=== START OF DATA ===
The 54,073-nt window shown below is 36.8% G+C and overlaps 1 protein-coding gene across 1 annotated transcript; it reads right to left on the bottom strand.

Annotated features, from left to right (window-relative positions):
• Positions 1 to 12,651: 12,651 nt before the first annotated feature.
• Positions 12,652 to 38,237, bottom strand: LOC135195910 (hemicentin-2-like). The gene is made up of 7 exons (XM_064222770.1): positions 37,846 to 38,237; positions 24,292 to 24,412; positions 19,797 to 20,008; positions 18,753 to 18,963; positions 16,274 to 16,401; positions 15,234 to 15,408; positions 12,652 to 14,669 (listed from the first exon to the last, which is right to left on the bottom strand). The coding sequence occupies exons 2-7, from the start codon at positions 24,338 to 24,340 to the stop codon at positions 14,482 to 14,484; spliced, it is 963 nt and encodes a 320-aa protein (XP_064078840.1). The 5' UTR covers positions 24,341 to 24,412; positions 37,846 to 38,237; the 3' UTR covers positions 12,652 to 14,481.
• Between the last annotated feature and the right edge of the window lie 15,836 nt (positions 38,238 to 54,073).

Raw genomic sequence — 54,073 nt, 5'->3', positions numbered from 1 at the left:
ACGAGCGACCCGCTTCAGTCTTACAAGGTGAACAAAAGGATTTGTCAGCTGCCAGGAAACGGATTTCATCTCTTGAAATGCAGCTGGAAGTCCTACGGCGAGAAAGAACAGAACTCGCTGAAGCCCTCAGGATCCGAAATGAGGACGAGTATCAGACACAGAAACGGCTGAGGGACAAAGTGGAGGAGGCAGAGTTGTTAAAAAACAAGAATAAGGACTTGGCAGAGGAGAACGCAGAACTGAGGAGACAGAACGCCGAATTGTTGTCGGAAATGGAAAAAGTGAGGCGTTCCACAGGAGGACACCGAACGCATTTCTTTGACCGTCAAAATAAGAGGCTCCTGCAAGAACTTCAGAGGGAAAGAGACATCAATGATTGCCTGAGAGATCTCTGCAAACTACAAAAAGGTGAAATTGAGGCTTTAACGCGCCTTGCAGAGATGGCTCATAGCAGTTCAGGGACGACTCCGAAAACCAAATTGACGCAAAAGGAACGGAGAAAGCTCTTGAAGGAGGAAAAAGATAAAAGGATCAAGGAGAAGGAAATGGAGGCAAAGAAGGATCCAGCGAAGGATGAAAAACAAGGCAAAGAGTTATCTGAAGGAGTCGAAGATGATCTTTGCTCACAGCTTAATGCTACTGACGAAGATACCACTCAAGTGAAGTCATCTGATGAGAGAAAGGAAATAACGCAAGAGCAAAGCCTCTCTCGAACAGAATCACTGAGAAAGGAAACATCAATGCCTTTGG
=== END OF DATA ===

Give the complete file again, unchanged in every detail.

The 54,073-nt window shown below is 36.8% G+C and overlaps 1 protein-coding gene across 1 annotated transcript; it reads right to left on the bottom strand.

Annotated features, from left to right (window-relative positions):
• Positions 1 to 12,651: 12,651 nt before the first annotated feature.
• Positions 12,652 to 38,237, bottom strand: LOC135195910 (hemicentin-2-like). The gene is made up of 7 exons (XM_064222770.1): positions 37,846 to 38,237; positions 24,292 to 24,412; positions 19,797 to 20,008; positions 18,753 to 18,963; positions 16,274 to 16,401; positions 15,234 to 15,408; positions 12,652 to 14,669 (listed from the first exon to the last, which is right to left on the bottom strand). The coding sequence occupies exons 2-7, from the start codon at positions 24,338 to 24,340 to the stop codon at positions 14,482 to 14,484; spliced, it is 963 nt and encodes a 320-aa protein (XP_064078840.1). The 5' UTR covers positions 24,341 to 24,412; positions 37,846 to 38,237; the 3' UTR covers positions 12,652 to 14,481.
• Between the last annotated feature and the right edge of the window lie 15,836 nt (positions 38,238 to 54,073).

Raw genomic sequence — 54,073 nt, 5'->3', positions numbered from 1 at the left:
ACGAGCGACCCGCTTCAGTCTTACAAGGTGAACAAAAGGATTTGTCAGCTGCCAGGAAACGGATTTCATCTCTTGAAATGCAGCTGGAAGTCCTACGGCGAGAAAGAACAGAACTCGCTGAAGCCCTCAGGATCCGAAATGAGGACGAGTATCAGACACAGAAACGGCTGAGGGACAAAGTGGAGGAGGCAGAGTTGTTAAAAAACAAGAATAAGGACTTGGCAGAGGAGAACGCAGAACTGAGGAGACAGAACGCCGAATTGTTGTCGGAAATGGAAAAAGTGAGGCGTTCCACAGGAGGACACCGAACGCATTTCTTTGACCGTCAAAATAAGAGGCTCCTGCAAGAACTTCAGAGGGAAAGAGACATCAATGATTGCCTGAGAGATCTCTGCAAACTACAAAAAGGTGAAATTGAGGCTTTAACGCGCCTTGCAGAGATGGCTCATAGCAGTTCAGGGACGACTCCGAAAACCAAATTGACGCAAAAGGAACGGAGAAAGCTCTTGAAGGAGGAAAAAGATAAAAGGATCAAGGAGAAGGAAATGGAGGCAAAGAAGGATCCAGCGAAGGATGAAAAACAAGGCAAAGAGTTATCTGAAGGAGTCGAAGATGATCTTTGCTCACAGCTTAATGCTACTGACGAAGATACCACTCAAGTGAAGTCATCTGATGAGAGAAAGGAAATAACGCAAGAGCAAAGCCTCTCTCGAACAGAATCACTGAGAAAGGAAACATCAATGCCTTTGG